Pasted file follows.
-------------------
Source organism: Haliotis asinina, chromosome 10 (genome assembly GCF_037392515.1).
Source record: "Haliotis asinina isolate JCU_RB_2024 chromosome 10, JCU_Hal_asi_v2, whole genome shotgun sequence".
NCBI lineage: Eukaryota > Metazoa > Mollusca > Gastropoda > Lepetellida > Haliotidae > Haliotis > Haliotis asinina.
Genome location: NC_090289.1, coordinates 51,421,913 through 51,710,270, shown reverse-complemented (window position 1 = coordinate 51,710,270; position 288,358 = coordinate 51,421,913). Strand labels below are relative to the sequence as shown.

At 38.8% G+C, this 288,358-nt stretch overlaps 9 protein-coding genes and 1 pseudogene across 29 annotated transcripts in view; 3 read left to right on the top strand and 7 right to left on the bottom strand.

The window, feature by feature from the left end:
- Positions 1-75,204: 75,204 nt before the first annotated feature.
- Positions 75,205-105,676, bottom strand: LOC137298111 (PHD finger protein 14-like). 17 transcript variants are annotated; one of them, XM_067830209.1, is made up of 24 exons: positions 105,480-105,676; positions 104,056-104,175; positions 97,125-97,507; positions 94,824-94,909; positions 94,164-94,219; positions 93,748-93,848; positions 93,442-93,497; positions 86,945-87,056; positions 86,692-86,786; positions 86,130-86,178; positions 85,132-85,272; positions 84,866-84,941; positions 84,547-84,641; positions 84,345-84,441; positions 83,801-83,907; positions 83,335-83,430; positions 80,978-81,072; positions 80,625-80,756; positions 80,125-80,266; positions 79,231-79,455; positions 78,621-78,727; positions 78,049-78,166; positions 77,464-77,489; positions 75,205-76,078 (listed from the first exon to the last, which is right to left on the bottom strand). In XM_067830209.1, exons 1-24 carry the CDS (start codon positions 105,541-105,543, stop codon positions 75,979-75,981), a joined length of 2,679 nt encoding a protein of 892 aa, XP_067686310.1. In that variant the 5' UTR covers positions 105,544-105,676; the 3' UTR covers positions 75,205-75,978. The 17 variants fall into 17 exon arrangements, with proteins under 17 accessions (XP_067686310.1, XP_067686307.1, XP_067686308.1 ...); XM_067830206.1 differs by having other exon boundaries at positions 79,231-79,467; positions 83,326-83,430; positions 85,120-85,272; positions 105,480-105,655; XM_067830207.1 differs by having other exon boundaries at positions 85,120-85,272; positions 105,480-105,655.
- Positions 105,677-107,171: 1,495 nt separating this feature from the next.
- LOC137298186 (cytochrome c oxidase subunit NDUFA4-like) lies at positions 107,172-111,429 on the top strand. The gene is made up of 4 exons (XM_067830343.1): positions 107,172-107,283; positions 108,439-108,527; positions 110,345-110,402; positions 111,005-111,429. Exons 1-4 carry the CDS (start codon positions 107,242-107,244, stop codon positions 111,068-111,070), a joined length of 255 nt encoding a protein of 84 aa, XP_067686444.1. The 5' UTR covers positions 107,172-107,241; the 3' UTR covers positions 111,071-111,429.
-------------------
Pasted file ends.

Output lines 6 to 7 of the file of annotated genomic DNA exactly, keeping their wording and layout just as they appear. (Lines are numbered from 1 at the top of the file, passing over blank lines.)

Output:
The window, feature by feature from the left end:
- Positions 1-75,204: 75,204 nt before the first annotated feature.